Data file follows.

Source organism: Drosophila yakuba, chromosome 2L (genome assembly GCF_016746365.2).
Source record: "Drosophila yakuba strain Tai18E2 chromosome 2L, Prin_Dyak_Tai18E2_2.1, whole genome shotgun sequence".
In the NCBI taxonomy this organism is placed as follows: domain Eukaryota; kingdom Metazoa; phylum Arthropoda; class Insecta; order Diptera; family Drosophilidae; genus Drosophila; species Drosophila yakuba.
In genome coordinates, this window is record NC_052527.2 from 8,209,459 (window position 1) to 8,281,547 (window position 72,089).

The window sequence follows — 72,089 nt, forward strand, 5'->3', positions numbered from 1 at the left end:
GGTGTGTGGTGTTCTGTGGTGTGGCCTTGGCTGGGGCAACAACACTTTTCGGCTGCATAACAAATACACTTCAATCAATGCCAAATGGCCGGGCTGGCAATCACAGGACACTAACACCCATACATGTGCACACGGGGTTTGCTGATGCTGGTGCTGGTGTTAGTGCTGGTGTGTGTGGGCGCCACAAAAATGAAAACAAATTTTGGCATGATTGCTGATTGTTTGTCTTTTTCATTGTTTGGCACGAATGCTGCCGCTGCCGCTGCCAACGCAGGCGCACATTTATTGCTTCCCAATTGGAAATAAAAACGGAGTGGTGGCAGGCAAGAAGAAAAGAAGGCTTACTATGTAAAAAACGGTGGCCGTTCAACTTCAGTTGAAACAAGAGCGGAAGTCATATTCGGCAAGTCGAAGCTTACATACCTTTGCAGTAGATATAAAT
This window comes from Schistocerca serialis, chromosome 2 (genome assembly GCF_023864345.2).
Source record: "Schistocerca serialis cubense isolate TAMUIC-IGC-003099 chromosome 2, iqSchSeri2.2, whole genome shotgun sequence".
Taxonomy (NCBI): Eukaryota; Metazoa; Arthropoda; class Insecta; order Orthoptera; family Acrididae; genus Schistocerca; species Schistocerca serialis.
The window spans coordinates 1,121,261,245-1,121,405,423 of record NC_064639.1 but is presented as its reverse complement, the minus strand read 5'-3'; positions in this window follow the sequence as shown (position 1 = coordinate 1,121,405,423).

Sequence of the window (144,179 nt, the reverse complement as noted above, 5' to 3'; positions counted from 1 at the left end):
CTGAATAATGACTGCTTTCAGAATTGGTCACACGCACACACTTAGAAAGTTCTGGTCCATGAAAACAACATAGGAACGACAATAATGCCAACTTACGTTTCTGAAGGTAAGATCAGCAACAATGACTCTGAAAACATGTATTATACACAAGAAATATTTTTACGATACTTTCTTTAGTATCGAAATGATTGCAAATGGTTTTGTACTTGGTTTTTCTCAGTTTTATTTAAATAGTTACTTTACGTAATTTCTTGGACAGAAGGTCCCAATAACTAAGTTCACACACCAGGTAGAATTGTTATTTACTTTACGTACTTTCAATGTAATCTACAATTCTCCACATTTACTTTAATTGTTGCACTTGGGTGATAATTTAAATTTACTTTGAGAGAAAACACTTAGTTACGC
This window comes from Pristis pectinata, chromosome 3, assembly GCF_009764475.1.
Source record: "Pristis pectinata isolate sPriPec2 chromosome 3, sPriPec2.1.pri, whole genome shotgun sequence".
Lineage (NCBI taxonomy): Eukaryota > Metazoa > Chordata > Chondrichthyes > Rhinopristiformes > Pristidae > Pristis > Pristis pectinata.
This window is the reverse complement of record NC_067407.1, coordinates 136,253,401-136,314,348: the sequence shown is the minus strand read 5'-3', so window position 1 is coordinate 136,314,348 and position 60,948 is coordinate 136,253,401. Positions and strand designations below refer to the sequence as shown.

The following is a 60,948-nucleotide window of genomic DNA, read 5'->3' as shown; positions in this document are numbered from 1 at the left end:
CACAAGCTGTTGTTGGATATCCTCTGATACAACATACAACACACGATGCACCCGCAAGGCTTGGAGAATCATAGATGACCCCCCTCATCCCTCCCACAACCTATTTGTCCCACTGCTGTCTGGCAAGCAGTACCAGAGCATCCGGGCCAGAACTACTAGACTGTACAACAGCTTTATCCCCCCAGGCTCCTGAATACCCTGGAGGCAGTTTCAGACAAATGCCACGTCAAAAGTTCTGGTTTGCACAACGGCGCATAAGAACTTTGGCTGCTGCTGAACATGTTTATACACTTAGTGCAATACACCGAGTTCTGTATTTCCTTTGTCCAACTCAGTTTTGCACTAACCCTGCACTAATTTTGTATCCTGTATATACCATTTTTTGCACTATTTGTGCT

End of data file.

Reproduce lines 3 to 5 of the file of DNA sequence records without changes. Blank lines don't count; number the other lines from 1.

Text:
In the NCBI taxonomy this organism is placed as follows: domain Eukaryota; kingdom Metazoa; phylum Arthropoda; class Insecta; order Diptera; family Drosophilidae; genus Drosophila; species Drosophila yakuba.
In genome coordinates, this window is record NC_052527.2 from 8,209,459 (window position 1) to 8,281,547 (window position 72,089).

The window sequence follows — 72,089 nt, forward strand, 5'->3', positions numbered from 1 at the left end: